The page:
The investigative agent was given orally, every other day, for a total of 7 doses per treatment cycle as part of a 3-week cycle. Participants would receive the agent until progressive disease or intolerable toxicity.
The primary objective of the research was to determine the preliminary toxicity profile, dose-limiting toxicities (DLTs), maximum-tolerated dose, and recommended phase 2 dose of single-agent RVU120. Important secondary end points were focused on the characterization of pharmacokinetics, antitumor activity, and exploratory pharmacodynamic effects with the agent.
Preliminary safety, efficacy, and pharmacokinetic data from the first 4 dose-escalation, single-patient cohorts of the trial were presented during the EHA 2021 Annual Congress.3 A study data review committee reviewed findings from each cohort and Cheson 2006 and Dohner 2017 criteria for MDS and AML response evaluation were applied. DLTs were evaluated at the end of the first treatment cycle.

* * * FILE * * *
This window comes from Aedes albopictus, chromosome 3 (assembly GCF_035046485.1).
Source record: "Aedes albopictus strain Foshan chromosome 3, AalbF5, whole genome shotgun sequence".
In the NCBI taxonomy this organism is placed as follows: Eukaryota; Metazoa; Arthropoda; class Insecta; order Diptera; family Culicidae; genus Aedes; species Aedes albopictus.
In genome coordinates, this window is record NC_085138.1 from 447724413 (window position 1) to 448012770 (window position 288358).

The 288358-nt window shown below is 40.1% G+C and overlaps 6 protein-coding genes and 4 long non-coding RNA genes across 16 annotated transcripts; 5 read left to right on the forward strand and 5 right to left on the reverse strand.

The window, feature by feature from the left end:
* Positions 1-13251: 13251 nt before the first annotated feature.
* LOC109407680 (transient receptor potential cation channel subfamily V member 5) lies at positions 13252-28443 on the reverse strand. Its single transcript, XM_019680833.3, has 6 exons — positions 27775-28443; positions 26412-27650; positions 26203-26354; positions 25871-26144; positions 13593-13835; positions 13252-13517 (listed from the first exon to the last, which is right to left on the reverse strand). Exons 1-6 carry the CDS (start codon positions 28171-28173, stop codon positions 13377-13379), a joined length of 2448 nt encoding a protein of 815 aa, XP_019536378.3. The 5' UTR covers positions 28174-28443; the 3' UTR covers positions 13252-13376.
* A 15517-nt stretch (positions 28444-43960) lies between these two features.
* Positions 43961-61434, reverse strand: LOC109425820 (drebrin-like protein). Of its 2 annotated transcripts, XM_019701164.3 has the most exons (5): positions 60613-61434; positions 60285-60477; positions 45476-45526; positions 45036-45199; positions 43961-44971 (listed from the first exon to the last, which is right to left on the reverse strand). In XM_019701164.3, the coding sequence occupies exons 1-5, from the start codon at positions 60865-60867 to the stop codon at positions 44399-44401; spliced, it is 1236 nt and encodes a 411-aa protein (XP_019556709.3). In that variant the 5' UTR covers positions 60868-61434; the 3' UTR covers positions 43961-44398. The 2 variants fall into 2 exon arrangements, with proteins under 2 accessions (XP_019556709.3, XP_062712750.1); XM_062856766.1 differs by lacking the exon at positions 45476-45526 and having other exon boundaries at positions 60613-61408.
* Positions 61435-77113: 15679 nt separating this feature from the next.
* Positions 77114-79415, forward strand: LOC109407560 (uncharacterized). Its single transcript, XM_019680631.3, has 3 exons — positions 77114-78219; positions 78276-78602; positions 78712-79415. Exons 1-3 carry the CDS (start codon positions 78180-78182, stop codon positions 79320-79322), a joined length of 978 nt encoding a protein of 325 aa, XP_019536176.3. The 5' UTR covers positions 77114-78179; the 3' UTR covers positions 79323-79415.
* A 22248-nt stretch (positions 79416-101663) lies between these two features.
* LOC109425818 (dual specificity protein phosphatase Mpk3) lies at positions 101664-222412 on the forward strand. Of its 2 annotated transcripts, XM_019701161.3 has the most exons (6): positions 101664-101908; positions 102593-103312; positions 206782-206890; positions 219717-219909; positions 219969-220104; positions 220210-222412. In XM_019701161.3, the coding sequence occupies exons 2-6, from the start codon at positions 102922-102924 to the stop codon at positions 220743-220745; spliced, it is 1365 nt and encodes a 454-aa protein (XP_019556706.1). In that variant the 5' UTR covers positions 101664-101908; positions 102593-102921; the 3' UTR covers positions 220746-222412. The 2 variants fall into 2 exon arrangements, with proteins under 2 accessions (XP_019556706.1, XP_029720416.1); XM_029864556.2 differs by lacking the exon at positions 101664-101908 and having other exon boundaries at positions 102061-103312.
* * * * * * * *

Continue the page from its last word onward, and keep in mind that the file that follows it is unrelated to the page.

A total of 2 patients were enrolled to cohort 1. One of these patients was aged 78 years, had high-risk MDS that fell into the poor-risk category, an IPSS-R of 8.5, and an ECOG performance status of 1. The patient had previously received 2 lines of therapy, which included azacitidine and a CD33/CD3 bispecific antibody.
The other patient was aged 74 years, had AML that fell into the adverse risk category, a complex karyotype, and a tumor that harbored a TP53 mutation. The patient had an ECOG performance status of 1 and received 3 prior lines of treatment, which included cytarabine/decitabine, cytarabine/cladribine, and a CD33/CD3 bispecific antibody. Both patients received RVU120 at a 10-mg dose level. One of these patients were not evaluable for DLTs.
Cohorts 2 through 4 enrolled 1 patient each. The patient in cohort 2 was 54 years of age, had AML that fell into an adverse risk category, had Inv3+14 trisomy, and an ECOG performance status of 2. This patient previously received 3 lines of therapy that consisted of fludarabine plus high-dose cytarabine, idarubicin, and granulocyte-colony stimulating factor, as well as venetoclax (Venclexta). This patient received the investigative agent at a dose of 25 mg.